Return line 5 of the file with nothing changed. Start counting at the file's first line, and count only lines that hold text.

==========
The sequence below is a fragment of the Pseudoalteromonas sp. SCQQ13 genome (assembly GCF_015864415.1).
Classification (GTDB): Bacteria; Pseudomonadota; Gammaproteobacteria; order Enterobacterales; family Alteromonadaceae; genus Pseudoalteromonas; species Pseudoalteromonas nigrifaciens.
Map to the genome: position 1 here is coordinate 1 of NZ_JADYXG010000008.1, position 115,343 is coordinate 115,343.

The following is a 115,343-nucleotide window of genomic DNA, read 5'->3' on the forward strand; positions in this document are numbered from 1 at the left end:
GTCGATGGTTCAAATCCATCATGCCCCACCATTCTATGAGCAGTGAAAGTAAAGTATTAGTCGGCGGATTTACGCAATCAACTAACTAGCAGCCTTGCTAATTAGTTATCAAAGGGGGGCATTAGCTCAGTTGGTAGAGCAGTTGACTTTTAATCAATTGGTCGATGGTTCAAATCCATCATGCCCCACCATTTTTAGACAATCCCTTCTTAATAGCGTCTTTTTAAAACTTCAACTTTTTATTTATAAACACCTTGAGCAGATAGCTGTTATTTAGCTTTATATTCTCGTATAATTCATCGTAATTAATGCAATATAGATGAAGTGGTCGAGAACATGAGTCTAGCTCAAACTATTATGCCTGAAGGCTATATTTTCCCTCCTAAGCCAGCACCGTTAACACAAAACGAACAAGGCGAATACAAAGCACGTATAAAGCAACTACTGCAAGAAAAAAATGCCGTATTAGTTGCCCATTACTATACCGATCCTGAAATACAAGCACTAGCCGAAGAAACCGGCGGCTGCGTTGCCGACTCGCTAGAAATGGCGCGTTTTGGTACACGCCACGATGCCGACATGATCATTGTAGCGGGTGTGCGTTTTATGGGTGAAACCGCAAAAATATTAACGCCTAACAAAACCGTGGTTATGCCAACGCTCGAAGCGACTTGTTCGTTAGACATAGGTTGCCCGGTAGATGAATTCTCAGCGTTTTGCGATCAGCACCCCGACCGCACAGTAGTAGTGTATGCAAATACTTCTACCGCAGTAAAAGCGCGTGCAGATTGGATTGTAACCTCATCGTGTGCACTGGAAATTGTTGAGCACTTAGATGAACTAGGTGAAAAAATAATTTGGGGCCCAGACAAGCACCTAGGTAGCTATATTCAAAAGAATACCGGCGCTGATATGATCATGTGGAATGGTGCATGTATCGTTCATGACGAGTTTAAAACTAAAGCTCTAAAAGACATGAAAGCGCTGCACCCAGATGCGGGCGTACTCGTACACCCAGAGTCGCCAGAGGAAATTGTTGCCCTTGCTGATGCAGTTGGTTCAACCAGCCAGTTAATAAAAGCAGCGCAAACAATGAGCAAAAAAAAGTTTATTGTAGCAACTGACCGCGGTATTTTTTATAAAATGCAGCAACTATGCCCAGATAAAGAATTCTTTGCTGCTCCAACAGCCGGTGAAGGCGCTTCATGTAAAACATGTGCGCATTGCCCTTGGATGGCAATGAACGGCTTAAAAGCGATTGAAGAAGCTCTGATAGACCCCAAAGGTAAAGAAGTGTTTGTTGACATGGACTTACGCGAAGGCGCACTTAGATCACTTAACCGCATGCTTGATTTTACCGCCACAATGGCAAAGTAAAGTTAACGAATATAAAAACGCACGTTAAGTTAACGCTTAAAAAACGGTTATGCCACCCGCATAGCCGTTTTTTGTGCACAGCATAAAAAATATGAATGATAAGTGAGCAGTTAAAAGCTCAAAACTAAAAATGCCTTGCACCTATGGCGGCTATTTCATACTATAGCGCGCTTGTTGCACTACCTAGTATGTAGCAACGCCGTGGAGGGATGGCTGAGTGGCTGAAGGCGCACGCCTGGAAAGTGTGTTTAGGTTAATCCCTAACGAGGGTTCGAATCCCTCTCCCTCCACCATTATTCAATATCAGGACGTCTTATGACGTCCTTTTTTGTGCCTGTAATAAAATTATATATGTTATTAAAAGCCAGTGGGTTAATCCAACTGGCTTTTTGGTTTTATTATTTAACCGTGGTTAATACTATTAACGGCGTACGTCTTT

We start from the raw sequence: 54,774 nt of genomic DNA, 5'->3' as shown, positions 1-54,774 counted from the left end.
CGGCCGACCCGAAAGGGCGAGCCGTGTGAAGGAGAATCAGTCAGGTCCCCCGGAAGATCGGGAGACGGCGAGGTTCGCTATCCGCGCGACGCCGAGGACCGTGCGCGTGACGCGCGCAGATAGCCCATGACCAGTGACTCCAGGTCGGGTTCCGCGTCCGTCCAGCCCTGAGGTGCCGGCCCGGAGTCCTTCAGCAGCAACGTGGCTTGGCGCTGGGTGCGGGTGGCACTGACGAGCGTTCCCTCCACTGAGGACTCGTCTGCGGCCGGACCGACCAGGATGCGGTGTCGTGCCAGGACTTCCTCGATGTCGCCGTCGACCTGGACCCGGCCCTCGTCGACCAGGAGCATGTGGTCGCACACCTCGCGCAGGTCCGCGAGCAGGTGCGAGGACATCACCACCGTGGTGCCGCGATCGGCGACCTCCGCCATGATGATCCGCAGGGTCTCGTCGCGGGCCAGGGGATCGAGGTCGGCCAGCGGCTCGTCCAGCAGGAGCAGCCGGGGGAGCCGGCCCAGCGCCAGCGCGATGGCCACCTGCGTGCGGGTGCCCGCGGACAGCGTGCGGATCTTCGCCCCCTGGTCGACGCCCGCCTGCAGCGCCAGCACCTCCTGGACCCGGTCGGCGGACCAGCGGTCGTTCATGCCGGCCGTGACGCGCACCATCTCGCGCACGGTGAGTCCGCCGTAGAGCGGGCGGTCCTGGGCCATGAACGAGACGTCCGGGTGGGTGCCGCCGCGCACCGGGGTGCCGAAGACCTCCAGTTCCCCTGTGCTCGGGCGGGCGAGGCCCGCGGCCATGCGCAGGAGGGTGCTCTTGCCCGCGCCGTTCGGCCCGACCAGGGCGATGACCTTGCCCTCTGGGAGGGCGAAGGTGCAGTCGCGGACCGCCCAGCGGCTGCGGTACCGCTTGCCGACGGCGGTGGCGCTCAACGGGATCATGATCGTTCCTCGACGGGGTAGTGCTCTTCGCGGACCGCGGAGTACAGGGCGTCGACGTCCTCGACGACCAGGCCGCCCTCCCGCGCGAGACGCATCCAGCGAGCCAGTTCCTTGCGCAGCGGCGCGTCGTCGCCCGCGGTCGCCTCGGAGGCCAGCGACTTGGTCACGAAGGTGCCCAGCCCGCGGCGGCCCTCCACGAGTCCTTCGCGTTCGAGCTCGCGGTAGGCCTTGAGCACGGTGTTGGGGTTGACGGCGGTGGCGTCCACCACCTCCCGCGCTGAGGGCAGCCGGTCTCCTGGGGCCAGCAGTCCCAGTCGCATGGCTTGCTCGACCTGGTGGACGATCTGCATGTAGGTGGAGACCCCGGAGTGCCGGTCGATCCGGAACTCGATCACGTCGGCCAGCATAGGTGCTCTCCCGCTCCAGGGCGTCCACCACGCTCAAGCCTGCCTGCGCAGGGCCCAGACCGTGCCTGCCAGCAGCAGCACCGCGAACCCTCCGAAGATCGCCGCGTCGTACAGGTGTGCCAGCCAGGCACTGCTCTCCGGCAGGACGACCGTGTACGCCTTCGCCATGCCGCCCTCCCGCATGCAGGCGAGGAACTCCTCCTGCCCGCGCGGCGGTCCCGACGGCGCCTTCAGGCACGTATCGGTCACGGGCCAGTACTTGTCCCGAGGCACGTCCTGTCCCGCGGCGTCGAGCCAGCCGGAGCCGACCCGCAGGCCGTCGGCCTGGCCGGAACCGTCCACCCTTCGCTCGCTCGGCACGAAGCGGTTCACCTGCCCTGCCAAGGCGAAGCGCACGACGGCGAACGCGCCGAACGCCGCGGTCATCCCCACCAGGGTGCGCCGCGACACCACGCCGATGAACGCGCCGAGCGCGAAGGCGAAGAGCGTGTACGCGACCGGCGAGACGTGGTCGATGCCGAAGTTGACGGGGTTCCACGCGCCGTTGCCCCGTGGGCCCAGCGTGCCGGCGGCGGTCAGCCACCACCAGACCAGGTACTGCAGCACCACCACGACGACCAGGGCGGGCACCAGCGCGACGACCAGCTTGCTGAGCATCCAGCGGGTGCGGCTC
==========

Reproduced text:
GTCGATGGTTCAAATCCATCATGCCCCACCATTCTATGAGCAGTGAAAGTAAAGTATTAGTCGGCGGATTTACGCAATCAACTAACTAGCAGCCTTGCTAATTAGTTATCAAAGGGGGGCATTAGCTCAGTTGGTAGAGCAGTTGACTTTTAATCAATTGGTCGATGGTTCAAATCCATCATGCCCCACCATTTTTAGACAATCCCTTCTTAATAGCGTCTTTTTAAAACTTCAACTTTTTATTTATAAACACCTTGAGCAGATAGCTGTTATTTAGCTTTATATTCTCGTATAATTCATCGTAATTAATGCAATATAGATGAAGTGGTCGAGAACATGAGTCTAGCTCAAACTATTATGCCTGAAGGCTATATTTTCCCTCCTAAGCCAGCACCGTTAACACAAAACGAACAAGGCGAATACAAAGCACGTATAAAGCAACTACTGCAAGAAAAAAATGCCGTATTAGTTGCCCATTACTATACCGATCCTGAAATACAAGCACTAGCCGAAGAAACCGGCGGCTGCGTTGCCGACTCGCTAGAAATGGCGCGTTTTGGTACACGCCACGATGCCGACATGATCATTGTAGCGGGTGTGCGTTTTATGGGTGAAACCGCAAAAATATTAACGCCTAACAAAACCGTGGTTATGCCAACGCTCGAAGCGACTTGTTCGTTAGACATAGGTTGCCCGGTAGATGAATTCTCAGCGTTTTGCGATCAGCACCCCGACCGCACAGTAGTAGTGTATGCAAATACTTCTACCGCAGTAAAAGCGCGTGCAGATTGGATTGTAACCTCATCGTGTGCACTGGAAATTGTTGAGCACTTAGATGAACTAGGTGAAAAAATAATTTGGGGCCCAGACAAGCACCTAGGTAGCTATATTCAAAAGAATACCGGCGCTGATATGATCATGTGGAATGGTGCATGTATCGTTCATGACGAGTTTAAAACTAAAGCTCTAAAAGACATGAAAGCGCTGCACCCAGATGCGGGCGTACTCGTACACCCAGAGTCGCCAGAGGAAATTGTTGCCCTTGCTGATGCAGTTGGTTCAACCAGCCAGTTAATAAAAGCAGCGCAAACAATGAGCAAAAAAAAGTTTATTGTAGCAACTGACCGCGGTATTTTTTATAAAATGCAGCAACTATGCCCAGATAAAGAATTCTTTGCTGCTCCAACAGCCGGTGAAGGCGCTTCATGTAAAACATGTGCGCATTGCCCTTGGATGGCAATGAACGGCTTAAAAGCGATTGAAGAAGCTCTGATAGACCCCAAAGGTAAAGAAGTGTTTGTTGACATGGACTTACGCGAAGGCGCACTTAGATCACTTAACCGCATGCTTGATTTTACCGCCACAATGGCAAAGTAAAGTTAACGAATATAAAAACGCACGTTAAGTTAACGCTTAAAAAACGGTTATGCCACCCGCATAGCCGTTTTTTGTGCACAGCATAAAAAATATGAATGATAAGTGAGCAGTTAAAAGCTCAAAACTAAAAATGCCTTGCACCTATGGCGGCTATTTCATACTATAGCGCGCTTGTTGCACTACCTAGTATGTAGCAACGCCGTGGAGGGATGGCTGAGTGGCTGAAGGCGCACGCCTGGAAAGTGTGTTTAGGTTAATCCCTAACGAGGGTTCGAATCCCTCTCCCTCCACCATTATTCAATATCAGGACGTCTTATGACGTCCTTTTTTGTGCCTGTAATAAAATTATATATGTTATTAAAAGCCAGTGGGTTAATCCAACTGGCTTTTTGGTTTTATTATTTAACCGTGGTTAATACTATTAACGGCGTACGTCTTT